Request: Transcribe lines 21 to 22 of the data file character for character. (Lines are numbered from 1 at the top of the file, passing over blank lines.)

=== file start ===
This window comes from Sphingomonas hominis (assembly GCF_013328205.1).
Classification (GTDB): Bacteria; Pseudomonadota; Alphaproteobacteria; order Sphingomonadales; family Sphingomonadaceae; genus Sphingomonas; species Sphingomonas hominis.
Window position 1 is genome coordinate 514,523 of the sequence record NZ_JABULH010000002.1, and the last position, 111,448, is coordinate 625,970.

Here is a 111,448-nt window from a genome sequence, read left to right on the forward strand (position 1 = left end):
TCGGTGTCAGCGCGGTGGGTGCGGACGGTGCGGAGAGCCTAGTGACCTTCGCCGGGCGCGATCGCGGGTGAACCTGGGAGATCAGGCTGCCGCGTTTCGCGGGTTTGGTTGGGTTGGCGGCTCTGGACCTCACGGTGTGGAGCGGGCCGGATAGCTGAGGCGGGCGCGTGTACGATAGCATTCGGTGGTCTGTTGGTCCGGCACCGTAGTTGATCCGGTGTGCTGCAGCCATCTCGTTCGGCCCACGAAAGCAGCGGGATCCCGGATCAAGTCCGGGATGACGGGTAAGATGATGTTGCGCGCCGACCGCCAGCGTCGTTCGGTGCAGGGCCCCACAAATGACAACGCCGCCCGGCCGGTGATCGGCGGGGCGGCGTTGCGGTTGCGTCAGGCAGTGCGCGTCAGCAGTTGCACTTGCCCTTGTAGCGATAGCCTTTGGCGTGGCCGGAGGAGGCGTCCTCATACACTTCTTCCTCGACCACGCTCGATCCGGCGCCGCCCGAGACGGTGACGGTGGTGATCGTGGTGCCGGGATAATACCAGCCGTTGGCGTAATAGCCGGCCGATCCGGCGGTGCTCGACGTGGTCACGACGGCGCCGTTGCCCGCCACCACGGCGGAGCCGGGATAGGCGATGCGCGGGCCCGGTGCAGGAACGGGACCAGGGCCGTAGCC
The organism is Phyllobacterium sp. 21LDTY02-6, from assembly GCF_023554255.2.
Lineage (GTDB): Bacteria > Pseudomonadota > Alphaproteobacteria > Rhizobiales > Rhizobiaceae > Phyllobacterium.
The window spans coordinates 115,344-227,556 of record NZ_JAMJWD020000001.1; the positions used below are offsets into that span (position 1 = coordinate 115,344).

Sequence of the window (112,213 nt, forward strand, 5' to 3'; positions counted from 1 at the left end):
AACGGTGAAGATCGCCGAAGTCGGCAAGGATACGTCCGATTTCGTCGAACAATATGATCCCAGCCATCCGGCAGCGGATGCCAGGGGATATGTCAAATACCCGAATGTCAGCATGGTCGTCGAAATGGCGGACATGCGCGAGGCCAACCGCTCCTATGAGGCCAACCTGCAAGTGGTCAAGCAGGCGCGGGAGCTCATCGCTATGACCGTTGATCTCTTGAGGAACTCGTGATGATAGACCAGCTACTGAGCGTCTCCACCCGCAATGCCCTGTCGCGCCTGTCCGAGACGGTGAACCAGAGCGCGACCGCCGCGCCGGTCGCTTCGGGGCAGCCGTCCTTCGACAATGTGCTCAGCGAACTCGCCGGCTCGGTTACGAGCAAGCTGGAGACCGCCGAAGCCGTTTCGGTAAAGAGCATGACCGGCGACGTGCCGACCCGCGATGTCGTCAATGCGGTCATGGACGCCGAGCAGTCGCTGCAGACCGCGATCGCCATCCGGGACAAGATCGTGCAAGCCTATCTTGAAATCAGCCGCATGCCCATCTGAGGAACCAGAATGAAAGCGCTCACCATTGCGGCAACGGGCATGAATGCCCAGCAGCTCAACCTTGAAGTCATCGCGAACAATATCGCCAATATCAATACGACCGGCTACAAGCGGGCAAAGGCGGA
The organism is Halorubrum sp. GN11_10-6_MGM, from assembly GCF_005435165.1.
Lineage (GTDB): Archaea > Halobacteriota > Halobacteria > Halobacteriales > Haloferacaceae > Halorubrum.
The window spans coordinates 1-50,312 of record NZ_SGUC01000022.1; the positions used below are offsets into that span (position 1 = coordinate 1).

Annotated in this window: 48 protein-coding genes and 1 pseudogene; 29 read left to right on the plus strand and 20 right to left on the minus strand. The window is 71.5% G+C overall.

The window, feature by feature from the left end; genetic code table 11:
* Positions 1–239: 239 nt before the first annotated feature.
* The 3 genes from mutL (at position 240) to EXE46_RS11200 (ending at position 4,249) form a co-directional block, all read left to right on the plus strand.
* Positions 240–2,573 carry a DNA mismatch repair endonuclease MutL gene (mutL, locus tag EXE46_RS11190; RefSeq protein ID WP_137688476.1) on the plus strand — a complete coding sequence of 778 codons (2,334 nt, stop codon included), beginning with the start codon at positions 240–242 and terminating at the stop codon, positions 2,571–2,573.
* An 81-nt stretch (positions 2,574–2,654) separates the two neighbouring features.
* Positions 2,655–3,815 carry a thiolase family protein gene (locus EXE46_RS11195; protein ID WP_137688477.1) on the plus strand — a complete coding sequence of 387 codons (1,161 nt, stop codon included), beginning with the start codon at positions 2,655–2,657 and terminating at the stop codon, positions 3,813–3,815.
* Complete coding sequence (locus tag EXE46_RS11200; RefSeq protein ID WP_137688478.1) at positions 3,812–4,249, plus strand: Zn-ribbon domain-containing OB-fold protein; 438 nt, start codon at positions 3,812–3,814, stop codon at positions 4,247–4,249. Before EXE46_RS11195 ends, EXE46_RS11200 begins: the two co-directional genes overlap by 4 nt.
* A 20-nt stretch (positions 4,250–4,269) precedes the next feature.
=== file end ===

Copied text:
* Complete coding sequence (locus tag EXE46_RS11200; RefSeq protein ID WP_137688478.1) at positions 3,812–4,249, plus strand: Zn-ribbon domain-containing OB-fold protein; 438 nt, start codon at positions 3,812–3,814, stop codon at positions 4,247–4,249. Before EXE46_RS11195 ends, EXE46_RS11200 begins: the two co-directional genes overlap by 4 nt.
* A 20-nt stretch (positions 4,250–4,269) precedes the next feature.